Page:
Stag Brewery Scheme Gets the Go Ahead

1,000 flats to be built at riverside development in Mortlake

the revised scheme for the former Stag Brewery viewed from across the river in Chiswick.
CGI of the revised scheme for the former Stag Brewery viewed from across the river in Chiswick. Picture: Reselton Properties Limited/Squire and Partners
Related links

Campaigners Urge Rethink Ahead of Stag Brewery Vote

Fire Safety Rule Change Forces Stag Brewery Scheme Redesign

Controversial Stag Brewery Scheme Gets Go Ahead

Mortlake's Traffic 'Nightmare' Set to Get Worse

Fears of Gridlock South of the River Due to Developments

Design Changes Lead to Delay in Stag Brewery Scheme

Mortlake Brewery Traffic Fears Dismissed By Developer

Mayor Blocks Mortlake Brewery Development

Sign up for email newsletters from,,,

February 1, 2024

Controversial plans to build a huge new neighbourhood in Mortlake with more than 1,000 flats, shops and offices have been approved after years of delays. The scheme for the 22-acre former Stag Brewery site was approved by Richmond Council in July last year, but changes had to be made in response to proposed new fire safety rules.

The scheme from developer Reselton Properties would see 1,075 homes built in tower blocks up to nine storeys tall on the site, which was home to beer-making from 1487 to 2015, including 65 affordable homes. The plans also include new shops, restaurants, offices, a cinema, space for a hotel or pub and a 1,200-place secondary school.

The council originally approved an 813-home scheme for the site, with 17 per cent affordable housing, from Reselton Properties in 2020. The decision was called in by Mayor of London Sadiq Khan over a lack of affordable housing. The developer increased the number of homes to 1,250, with 28 per cent affordable housing, but this was thrown out by the mayor in 2021 due to concerns including height and scale.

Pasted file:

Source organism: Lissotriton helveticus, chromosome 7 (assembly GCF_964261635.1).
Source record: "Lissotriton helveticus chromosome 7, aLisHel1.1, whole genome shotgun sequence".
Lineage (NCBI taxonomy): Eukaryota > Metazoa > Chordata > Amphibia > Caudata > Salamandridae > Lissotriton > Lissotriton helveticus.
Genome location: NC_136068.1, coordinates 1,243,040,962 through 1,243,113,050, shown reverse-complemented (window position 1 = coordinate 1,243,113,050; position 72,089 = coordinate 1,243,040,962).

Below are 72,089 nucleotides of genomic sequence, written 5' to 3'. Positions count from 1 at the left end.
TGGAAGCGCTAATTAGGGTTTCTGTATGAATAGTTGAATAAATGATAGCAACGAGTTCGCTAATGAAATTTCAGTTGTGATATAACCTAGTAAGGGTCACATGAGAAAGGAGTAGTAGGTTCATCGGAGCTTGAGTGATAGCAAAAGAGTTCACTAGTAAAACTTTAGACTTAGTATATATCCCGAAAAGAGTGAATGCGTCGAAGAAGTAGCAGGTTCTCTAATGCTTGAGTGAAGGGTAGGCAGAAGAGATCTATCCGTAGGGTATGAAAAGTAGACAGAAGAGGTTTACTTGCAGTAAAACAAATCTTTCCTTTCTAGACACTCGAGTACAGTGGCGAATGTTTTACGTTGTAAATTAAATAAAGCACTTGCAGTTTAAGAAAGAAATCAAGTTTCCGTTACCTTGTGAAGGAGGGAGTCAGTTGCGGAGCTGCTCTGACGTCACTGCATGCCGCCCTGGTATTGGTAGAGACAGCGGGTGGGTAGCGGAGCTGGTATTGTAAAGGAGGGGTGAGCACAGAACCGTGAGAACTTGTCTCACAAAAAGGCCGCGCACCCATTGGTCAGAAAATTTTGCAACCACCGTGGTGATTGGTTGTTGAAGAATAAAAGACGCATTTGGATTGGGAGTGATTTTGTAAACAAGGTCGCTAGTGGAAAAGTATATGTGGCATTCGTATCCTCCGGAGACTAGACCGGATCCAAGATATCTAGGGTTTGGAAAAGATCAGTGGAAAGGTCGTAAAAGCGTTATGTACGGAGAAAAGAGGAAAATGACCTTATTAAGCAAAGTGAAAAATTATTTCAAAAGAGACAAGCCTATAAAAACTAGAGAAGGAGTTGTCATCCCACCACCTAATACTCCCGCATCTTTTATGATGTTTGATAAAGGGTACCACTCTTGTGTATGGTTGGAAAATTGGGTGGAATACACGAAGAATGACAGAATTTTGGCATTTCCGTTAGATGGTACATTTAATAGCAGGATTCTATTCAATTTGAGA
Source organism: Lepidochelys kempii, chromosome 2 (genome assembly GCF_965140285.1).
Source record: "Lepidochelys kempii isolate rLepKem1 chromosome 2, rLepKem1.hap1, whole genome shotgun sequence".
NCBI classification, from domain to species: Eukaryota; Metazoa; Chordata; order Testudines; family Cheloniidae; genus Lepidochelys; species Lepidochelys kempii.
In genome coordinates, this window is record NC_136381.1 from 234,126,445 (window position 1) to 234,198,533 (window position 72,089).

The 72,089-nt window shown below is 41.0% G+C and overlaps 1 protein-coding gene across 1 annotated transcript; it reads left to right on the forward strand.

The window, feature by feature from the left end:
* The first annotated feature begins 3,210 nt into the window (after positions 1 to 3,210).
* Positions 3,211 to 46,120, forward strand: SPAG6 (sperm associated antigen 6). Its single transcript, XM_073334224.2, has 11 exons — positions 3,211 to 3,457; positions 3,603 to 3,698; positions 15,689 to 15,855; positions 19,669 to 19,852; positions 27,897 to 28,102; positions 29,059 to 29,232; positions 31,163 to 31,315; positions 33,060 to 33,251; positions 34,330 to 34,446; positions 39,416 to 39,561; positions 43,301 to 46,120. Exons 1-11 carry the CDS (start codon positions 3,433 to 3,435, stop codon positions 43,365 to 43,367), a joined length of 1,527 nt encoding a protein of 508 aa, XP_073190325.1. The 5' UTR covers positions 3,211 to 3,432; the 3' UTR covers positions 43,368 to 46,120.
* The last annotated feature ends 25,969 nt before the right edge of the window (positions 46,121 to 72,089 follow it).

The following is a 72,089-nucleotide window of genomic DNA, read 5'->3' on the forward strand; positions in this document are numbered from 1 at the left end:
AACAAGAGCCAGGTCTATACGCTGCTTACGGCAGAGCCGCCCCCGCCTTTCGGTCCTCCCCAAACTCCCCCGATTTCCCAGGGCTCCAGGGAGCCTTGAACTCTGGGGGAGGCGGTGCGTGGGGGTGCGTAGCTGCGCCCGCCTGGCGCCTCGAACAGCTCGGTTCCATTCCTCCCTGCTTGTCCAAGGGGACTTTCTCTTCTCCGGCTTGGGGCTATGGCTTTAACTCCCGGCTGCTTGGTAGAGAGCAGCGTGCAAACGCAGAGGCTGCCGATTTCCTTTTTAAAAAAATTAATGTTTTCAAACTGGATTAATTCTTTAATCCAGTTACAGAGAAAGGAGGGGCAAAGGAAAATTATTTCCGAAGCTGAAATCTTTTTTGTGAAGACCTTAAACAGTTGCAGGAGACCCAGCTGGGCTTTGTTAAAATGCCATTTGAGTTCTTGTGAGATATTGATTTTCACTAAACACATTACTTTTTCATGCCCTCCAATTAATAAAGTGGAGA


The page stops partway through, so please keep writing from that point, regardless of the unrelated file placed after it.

Reselton Properties then revised both planning applications making up the scheme to propose 1,068 homes, including 65 affordable homes, which were approved by the council in July last year. It had to make slight changes to the residential and commercial application after Housing Secretary Michael Gove announced all new residential buildings taller than 18 metres would need a second staircase. The second approved application is for the 1,200-place secondary school and remains unchanged.

The council’s planning committee approved the revised application on Wednesday evening (31 January). Apartment buildings taller than 18 metres have been redesigned across the development to add second staircases, leading to changes in the proposed layout of some homes, waste stores and ground-floor fire escape routes. Overall, the number of proposed homes has risen to 1,075 – with the same number of affordable homes. The height of one of the buildings was cut by 2.6 metres and the scheme includes fewer offices, along with a reduction of 15 car parking spaces.